You probably don’t think about the skeleton of every person you see. You rarely think about the framing & wiring of your house.
In the same way, customers don’t consciously think about your store from a web design or conversion viewpoint. (Unless they’re marketers/designers)
So what are customers looking for? What are they conscious of?
Customers need certain emotional, psychological, and rational needs to be met in order to be ok with buying. The more expensive your product, the higher the hurdle for each need.
Those needs can be summed up as 6 psychological factors of conversion.
The most basic thing a high-converting site has to do is work properly.
There shouldn’t be any bugs. It should work mostly the same across all devices, operating systems, and browsers.
From the first moment that someone lands on one of your site’s pages, it should be insanely obvious that you are talking to them.
I’m talking colors, layouts, copy, imagery. Everything needs to be relevant to the customer and relate to whatever sent them to the page. They don’t care about you. They care about themselves.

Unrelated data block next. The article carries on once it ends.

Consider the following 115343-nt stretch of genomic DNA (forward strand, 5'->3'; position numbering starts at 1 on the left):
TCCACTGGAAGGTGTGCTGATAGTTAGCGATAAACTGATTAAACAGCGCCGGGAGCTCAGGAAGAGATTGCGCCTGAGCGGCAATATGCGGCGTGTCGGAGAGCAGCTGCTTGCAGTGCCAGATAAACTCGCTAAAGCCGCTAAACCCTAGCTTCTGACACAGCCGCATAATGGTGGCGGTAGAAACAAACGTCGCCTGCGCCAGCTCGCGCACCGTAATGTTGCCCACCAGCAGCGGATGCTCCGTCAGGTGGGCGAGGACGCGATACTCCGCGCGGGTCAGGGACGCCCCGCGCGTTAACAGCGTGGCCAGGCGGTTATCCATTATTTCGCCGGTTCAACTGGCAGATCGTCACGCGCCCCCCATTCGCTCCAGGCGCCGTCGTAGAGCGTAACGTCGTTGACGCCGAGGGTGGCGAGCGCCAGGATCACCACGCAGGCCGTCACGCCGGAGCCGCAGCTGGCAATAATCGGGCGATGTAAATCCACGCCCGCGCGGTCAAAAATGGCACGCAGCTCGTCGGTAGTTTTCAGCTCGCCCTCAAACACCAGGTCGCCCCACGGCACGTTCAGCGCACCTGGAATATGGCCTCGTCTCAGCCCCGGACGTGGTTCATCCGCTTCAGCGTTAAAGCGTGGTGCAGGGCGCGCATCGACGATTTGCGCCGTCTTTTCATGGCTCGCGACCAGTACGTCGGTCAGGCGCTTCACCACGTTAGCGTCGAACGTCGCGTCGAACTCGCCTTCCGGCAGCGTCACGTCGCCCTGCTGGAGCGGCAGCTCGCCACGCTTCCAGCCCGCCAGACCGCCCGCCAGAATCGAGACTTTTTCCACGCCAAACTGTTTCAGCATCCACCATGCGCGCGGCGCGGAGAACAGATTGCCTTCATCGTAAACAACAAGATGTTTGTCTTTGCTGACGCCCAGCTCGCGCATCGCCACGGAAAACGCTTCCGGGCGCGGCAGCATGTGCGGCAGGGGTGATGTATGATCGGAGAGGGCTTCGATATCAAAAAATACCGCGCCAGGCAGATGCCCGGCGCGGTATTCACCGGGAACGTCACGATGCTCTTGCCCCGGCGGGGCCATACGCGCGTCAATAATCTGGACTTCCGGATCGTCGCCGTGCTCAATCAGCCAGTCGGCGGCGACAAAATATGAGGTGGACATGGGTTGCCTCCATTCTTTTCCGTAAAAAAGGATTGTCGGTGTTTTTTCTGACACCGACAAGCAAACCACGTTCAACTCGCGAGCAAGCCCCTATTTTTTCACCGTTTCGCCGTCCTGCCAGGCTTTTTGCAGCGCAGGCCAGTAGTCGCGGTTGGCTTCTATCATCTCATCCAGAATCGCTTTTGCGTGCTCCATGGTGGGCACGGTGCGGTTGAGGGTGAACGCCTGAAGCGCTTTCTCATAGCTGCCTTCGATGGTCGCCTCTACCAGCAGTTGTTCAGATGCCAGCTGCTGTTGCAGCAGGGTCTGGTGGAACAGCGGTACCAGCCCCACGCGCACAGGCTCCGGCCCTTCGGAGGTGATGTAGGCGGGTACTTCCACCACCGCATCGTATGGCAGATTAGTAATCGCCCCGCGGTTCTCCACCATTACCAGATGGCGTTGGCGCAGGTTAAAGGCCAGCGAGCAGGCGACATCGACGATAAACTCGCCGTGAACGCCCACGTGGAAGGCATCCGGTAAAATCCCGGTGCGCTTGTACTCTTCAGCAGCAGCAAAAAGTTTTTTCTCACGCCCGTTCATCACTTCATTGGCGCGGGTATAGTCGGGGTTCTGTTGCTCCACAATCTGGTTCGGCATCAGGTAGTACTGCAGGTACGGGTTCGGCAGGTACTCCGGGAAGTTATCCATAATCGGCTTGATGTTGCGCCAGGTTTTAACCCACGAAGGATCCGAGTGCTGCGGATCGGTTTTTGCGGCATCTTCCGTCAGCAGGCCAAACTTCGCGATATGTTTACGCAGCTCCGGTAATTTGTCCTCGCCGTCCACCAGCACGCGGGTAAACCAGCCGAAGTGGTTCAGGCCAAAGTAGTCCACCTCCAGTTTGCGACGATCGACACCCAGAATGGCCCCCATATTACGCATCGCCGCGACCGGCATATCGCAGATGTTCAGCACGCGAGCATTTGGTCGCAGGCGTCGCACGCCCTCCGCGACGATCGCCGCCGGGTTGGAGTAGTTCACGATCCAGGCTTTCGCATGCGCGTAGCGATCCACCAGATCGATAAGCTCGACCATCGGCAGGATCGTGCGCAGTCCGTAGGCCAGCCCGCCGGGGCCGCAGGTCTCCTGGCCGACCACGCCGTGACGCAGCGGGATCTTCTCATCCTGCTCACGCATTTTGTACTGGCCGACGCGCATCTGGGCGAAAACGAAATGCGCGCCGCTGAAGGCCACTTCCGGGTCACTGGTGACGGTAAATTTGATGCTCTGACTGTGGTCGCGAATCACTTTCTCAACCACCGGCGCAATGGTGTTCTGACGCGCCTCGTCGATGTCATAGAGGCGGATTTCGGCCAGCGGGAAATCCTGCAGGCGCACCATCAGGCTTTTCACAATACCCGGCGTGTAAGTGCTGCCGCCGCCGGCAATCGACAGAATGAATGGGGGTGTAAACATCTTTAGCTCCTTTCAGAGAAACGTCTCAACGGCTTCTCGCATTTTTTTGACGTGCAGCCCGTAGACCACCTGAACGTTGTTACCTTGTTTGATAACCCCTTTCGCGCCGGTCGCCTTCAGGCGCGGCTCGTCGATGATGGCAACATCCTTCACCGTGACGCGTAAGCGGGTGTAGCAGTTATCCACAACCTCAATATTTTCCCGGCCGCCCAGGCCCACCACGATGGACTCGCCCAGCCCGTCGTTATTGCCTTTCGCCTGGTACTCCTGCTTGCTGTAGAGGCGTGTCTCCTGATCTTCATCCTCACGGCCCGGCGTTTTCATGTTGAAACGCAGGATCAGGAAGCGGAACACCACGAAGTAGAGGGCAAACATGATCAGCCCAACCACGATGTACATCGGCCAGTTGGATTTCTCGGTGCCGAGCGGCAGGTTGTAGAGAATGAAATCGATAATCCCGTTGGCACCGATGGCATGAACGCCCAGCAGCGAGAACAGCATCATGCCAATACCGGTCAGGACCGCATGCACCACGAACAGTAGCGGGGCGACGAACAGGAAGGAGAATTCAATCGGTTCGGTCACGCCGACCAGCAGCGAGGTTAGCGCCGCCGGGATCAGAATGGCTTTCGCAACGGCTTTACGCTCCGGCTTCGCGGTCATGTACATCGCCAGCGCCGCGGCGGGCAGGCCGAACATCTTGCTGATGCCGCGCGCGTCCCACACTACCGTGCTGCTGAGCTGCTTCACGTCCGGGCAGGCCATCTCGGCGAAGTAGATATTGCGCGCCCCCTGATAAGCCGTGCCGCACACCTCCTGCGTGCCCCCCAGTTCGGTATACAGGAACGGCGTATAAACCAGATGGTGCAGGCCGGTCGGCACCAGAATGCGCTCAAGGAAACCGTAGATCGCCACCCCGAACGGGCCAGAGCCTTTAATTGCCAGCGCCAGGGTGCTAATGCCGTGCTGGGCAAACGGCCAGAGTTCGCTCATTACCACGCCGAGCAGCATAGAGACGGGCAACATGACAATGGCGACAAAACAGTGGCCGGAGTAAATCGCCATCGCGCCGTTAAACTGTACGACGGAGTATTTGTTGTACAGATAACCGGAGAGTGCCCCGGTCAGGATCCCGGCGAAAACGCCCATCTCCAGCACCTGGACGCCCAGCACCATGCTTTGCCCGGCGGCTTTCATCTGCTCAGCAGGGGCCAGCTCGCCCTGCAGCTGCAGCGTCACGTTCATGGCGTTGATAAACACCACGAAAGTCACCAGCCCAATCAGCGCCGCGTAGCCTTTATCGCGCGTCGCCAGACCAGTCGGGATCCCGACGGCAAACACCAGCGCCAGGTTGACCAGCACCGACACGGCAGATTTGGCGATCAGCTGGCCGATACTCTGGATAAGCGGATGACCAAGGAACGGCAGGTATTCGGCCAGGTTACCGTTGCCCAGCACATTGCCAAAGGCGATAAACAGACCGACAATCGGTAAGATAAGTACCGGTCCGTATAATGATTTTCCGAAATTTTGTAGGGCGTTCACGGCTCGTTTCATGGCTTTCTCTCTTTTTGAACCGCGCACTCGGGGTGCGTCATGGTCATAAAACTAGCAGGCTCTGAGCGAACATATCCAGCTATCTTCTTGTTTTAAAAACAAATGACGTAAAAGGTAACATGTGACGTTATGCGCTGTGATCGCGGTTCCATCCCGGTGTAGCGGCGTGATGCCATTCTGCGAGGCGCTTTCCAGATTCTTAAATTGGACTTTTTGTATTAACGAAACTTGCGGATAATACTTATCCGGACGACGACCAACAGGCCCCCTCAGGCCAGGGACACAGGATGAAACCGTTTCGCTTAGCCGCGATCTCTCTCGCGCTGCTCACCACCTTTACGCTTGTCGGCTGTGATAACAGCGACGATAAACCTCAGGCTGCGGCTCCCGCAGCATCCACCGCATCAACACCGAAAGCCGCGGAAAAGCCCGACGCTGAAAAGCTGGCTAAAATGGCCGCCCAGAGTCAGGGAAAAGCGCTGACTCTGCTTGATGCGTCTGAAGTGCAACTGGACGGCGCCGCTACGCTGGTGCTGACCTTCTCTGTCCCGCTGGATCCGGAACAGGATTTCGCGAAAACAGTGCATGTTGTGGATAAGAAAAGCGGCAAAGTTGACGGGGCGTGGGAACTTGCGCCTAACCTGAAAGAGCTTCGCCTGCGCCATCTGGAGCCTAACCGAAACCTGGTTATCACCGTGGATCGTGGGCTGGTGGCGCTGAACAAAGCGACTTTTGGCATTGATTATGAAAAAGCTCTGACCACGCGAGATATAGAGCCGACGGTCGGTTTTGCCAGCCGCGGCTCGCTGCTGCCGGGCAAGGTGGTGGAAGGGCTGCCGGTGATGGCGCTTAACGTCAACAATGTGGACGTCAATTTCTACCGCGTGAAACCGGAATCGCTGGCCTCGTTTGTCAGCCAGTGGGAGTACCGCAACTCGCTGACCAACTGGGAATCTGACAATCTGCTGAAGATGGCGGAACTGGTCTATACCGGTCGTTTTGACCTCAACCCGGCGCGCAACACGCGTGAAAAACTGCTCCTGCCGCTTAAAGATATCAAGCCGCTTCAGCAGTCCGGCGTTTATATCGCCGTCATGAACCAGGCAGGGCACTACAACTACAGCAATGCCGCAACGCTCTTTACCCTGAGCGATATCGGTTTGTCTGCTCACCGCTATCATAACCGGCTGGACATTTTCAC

People won’t take time to figure out clever slogans or taglines. You need to speak clearly to your best customers and the wants/needs they want to take care of.
If the user is drunk, lost their glasses, and hasn’t slept in 36 hours, they should still know quickly why they’re on your site as soon as they look at it.
Your amazing blog post about your trip to the Ugandan forest is great. Link it in the footer, not above the fold, because it’s confusing the hell out of everyone who just wants to buy sandals from you.
It takes a lot of faith when someone buys from you.
They have to overcome the barrier of not knowing you, especially if this is the first time they’re visiting your site. It’s easier if they’ve seen video or heard podcasts, but still… the site itself has to do a lot of trust building.
A site that is hard to use is just begging for a click on the back button. Customers need to be able to easily find what they want.
This happens in navigation links, category sorting options, customization options.
You’ve got to make it as easy as possible to quickly find the right product, move between products, and make a purchase.
There are 2 modes of thinking that we all have.